question challenge steps Image credit pixbay/qimonoRunning a professional services firm is rarely easy. Most business leaders will say it is often demanding. A few might even say it is fun. At least one consultancy firm, Moorhouse Consulting made “a sense of humour and perspective” one of its values to ensure that it can be. What all firms have in common though, is the challenges they often face.

This was the focus of a research project sponsored by FinancialForce that Enterprise Times undertook. It looked at the challenges faced by Professional Services as they looked across 2019. Moorhouse Consulting were one of the qualitative interviews but the findings were based on a piece of quantitative research. The top four challenges identified as very impactful in 2019 were:

  • Having the right talent with the right skills (60%)
  • Profitability (57%)
  • Meeting client expectations (57%)
  • Retaining talent (56%)

These were the only challenges that rated above 50%. However, extending the answers to include whether they had some impact of the organisation, nine challenges posed scored highly:

  • Having the right talent with the right skills (97%)
  • Meeting client expectations (97%)
  • Profitability (96%)
  • Revenue forecasting (94%)
  • Project resourcing (92%)
  • Evolving target market (Marketplace unpredictability) (92%)
  • Retaining talent (91%)
  • Increasing competition (90%)
  • Changes in client procurement methods (88%)

In discussing these challenges further with the interviewees, it became clear that many of them were interconnected. Importantly, neither the quantitative nor qualitative interviews uncovered any additional significant challenges that organisations faced.

What concerns leaders

The obvious pull out is that three broad topics are concerning business leaders:

  • Talent
  • Having a profitable company
  • Finding, winning, and keeping customers

None of these are solved simply. Something that can assist in each of the is an appropriate application of technology.

  • For talent, an HCM system appropriate to the size of the company. Ultimately it may include recruitment, onboarding, talent management and many other features. A modern HCM can keep track of an engages with employees, helping with retention.
  • A finance system not only produces reports around profitability it should also assist with revenue forecasting and helping with planning for the future. Sometimes this may be an add on component.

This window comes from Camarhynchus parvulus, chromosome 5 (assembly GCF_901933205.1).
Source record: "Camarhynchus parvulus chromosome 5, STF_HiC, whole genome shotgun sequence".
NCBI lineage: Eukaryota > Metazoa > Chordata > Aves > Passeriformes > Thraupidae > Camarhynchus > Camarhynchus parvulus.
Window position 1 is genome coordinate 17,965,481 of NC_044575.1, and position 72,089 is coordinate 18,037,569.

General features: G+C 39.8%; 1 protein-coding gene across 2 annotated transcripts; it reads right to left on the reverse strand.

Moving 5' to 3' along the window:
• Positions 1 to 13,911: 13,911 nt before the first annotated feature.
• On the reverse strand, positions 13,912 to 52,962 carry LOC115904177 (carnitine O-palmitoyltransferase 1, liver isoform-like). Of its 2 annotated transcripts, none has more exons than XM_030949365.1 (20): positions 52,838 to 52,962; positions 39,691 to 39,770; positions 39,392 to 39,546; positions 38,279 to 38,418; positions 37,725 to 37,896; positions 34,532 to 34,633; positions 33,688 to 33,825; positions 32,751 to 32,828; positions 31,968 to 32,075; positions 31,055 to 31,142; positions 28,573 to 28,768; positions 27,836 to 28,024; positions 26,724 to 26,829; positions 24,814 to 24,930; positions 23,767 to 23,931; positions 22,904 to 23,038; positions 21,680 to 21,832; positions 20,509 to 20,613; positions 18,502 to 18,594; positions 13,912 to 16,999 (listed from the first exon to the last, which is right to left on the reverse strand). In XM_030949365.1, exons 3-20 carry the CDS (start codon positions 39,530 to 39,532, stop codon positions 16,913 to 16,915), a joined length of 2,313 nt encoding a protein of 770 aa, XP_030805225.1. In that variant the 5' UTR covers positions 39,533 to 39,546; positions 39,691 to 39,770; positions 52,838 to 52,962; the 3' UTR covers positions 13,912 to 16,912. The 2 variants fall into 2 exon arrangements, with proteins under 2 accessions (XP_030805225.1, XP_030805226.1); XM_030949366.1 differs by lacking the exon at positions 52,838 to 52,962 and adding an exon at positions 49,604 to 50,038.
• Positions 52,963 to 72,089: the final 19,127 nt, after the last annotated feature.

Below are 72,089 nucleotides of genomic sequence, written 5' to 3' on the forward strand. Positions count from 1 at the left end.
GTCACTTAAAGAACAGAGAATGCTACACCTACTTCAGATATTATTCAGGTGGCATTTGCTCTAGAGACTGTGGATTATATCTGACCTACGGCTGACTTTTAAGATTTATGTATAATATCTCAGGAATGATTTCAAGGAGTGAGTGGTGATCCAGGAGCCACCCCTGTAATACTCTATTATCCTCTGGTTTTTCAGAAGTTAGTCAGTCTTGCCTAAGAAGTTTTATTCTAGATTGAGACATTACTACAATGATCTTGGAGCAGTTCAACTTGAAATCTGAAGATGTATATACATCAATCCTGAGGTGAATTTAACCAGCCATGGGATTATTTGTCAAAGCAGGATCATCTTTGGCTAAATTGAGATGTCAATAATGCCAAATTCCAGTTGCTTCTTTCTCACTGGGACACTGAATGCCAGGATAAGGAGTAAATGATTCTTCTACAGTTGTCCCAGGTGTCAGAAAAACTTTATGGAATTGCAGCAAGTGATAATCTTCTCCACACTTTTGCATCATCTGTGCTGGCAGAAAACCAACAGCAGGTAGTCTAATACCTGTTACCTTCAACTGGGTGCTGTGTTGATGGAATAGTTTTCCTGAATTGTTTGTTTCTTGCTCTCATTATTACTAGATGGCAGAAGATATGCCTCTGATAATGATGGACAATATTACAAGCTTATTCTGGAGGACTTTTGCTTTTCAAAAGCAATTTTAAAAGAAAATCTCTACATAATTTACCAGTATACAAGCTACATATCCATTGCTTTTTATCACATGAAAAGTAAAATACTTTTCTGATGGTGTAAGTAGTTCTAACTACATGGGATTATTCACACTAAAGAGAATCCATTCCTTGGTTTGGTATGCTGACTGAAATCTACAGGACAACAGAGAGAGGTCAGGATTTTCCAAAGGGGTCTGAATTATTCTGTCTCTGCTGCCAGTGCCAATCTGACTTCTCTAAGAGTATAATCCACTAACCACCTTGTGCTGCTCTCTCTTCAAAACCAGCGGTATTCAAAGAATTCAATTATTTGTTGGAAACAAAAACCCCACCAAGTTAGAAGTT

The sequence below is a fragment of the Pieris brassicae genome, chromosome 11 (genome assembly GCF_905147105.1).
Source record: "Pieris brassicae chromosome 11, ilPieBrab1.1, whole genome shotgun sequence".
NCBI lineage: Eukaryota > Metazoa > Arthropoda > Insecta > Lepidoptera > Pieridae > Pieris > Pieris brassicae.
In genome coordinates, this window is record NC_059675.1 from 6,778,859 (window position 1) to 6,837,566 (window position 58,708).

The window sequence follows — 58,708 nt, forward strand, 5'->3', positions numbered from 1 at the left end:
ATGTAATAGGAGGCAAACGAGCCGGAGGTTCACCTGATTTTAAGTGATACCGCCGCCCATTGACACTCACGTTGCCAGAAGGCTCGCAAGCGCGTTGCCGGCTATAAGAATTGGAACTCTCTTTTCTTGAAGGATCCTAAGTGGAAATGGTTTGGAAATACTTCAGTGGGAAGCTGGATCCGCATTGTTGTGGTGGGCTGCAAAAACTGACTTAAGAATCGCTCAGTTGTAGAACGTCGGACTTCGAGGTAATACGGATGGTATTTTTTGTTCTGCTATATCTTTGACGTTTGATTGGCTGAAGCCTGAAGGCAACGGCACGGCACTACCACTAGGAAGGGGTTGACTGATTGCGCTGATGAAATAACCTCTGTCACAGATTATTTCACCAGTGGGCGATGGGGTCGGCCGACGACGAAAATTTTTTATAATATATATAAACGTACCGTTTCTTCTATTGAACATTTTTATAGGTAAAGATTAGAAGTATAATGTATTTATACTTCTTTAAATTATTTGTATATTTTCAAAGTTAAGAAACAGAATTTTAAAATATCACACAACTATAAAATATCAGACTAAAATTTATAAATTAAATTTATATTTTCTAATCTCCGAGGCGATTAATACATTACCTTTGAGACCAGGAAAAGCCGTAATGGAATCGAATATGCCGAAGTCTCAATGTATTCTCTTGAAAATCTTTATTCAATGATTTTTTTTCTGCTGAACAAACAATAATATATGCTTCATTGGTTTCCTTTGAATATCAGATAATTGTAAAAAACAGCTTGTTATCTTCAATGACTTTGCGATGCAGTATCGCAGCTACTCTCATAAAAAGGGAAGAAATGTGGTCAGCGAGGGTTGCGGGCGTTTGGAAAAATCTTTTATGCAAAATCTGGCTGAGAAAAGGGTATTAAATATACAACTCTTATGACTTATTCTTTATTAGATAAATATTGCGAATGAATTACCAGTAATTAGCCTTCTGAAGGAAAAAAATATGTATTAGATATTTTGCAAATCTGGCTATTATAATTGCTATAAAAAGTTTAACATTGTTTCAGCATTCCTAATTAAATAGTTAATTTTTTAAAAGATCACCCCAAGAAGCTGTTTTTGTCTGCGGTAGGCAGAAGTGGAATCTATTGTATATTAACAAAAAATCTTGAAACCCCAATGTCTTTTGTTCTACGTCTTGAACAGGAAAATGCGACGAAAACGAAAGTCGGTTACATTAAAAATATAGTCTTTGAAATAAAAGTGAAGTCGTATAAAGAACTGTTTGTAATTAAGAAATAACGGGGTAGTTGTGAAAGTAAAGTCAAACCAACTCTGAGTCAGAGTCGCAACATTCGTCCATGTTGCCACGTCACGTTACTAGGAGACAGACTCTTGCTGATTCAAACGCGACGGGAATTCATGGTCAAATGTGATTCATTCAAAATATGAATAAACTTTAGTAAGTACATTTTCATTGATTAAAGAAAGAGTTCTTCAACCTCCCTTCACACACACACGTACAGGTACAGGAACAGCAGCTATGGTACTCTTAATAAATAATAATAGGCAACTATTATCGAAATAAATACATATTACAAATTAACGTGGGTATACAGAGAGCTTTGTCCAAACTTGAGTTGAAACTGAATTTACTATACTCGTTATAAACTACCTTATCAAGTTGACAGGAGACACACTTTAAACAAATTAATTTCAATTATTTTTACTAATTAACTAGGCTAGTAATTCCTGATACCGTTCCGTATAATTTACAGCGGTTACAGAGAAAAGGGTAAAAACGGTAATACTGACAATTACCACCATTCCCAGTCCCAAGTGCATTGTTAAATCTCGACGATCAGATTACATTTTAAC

• Finally a CRM system can help to track customers both during the pipelines and in life engagement. Few companies have no CRM system at all to track leads.

Each organisation also needs an operational structure that helps to drive the company forward. These technologies merely help support that.

The growth dynamic

Three key components of an operational framework are people, processes and technology. For companies to grow they need to add a fourth element which is customers. As professional services firms grow they need to mature their organisation both as a factor of their size but also as their customers change themselves. Over time, processes need to change and mature.

The organisational structures such as management also need to evolve. When companies are small they can have an extremely flat structure. As they grow and become multi disciplinary and multinational, deeper hierarchies are required. Finally,  technology needs to mature to cope with these needs. Spreadsheets need replacing with specific technology such as professional Service automation software.

Each change is a small step in itself but needs completing within each of the elements before the whole organisation can successfully grow. Having an expensive complex technology may not work for a 10 person firm. Trying to run a 200 person firm on spreadsheets is equally likely to throw up issues. Similarly, the processes required in a small organisation where approvals can be given on a nod, often literally, are no longer appropriate for a larger organisation. As the company grows it needs the right solution at the right time.

Culture is key

Underpinning these elements is a firm’s culture. A flaw in the culture risks some elements of growth failing. Not attracting, training and retaining the right people can lead to a high turnover that can lead to customer dissatisfaction. It will also mean that processes are not adhered to as they are not ingrained and technology is misused as it is constantly used by new people.

Technology needs to be fit for purpose. It needs to match the processes in place and be simple to use by both consultants and potentially customers. The call for greater transparency was not a key highlight of the survey. It may be a trend that is seen in later years.

Customer expectations are also changing. They want embedded teams that jointly work on projects. This often means that project information is shared. The technology needs to support that. Processes that impact the working methodology of projects need automating and if possible in an  industry standard way.

An example of that evolution was highlighted by Jon Russell Finance Director at Moorhouse Consulting who commenting on FinancialForce: “We have invested in it, we thought ahead, we put systems in place which will last us through the next phase of our growth.”

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